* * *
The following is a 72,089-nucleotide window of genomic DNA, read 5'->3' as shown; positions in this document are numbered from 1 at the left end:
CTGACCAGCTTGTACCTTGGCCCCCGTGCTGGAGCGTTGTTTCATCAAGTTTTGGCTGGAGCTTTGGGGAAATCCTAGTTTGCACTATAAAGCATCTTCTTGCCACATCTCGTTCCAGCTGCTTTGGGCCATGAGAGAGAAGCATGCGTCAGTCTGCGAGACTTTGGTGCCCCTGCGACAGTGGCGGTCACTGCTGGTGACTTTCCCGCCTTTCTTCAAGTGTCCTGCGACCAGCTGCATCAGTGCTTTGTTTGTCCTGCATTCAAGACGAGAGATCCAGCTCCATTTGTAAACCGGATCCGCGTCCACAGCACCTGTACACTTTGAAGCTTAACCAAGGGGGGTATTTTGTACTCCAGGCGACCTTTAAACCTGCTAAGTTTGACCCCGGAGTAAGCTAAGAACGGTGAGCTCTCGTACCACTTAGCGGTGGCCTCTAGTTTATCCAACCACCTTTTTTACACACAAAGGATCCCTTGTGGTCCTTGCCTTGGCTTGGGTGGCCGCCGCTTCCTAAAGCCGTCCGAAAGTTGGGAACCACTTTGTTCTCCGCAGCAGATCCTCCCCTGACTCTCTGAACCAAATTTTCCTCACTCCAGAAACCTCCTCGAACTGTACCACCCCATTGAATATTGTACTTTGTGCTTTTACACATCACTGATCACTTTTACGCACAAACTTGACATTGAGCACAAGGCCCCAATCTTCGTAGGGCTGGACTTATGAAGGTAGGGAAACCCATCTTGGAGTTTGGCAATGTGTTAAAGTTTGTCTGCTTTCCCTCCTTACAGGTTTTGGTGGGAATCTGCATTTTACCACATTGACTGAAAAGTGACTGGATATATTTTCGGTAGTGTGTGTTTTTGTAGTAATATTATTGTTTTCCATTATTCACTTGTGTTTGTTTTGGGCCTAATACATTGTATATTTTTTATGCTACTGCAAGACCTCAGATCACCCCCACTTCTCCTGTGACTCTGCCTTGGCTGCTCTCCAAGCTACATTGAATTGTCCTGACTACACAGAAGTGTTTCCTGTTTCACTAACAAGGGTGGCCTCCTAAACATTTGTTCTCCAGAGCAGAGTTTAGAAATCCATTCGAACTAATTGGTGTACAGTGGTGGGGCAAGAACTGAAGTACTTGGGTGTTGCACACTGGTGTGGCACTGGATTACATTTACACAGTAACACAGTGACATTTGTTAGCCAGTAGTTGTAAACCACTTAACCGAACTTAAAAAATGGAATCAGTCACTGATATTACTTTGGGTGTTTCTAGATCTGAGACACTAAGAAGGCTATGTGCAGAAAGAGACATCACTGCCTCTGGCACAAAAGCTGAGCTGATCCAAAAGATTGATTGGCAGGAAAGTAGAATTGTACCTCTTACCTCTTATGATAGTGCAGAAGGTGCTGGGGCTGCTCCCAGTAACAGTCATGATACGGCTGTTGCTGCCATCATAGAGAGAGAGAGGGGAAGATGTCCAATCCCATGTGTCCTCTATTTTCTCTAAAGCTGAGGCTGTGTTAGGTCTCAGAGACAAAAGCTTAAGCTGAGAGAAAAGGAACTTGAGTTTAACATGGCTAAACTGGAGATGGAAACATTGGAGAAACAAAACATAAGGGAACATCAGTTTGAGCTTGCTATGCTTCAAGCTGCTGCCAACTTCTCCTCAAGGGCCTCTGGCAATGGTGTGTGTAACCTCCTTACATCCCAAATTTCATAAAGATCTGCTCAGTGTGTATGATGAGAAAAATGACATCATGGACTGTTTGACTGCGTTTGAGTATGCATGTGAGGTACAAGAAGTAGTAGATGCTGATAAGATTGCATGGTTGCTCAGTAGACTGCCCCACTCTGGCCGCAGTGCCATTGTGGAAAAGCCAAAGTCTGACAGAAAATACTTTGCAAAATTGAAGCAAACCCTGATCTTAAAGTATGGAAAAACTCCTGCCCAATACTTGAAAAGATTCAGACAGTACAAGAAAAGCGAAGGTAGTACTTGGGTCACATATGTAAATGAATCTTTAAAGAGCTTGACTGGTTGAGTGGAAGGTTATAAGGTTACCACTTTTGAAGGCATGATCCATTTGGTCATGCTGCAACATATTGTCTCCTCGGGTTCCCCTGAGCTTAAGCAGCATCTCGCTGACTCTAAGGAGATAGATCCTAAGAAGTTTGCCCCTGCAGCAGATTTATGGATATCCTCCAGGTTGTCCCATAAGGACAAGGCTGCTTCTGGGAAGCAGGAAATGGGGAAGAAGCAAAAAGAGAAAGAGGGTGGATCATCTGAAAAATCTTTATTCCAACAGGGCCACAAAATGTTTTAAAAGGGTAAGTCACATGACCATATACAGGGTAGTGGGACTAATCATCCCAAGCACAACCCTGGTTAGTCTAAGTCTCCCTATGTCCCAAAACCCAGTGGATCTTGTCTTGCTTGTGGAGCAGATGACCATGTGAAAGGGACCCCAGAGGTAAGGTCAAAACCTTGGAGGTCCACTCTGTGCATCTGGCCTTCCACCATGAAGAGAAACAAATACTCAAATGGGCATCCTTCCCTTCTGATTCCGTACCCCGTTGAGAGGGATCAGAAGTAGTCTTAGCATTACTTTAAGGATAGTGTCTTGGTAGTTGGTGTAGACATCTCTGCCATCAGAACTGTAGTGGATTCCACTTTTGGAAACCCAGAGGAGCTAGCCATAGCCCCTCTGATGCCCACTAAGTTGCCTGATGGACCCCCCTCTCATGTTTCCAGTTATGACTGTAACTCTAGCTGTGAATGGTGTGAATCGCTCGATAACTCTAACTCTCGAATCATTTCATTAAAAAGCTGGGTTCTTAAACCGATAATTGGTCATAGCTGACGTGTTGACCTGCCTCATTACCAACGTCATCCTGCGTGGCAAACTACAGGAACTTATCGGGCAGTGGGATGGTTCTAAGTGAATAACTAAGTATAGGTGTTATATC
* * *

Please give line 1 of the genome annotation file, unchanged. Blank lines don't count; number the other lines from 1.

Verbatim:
The following is a 72,089-nucleotide window of genomic DNA, read 5'->3' as shown; positions in this document are numbered from 1 at the left end: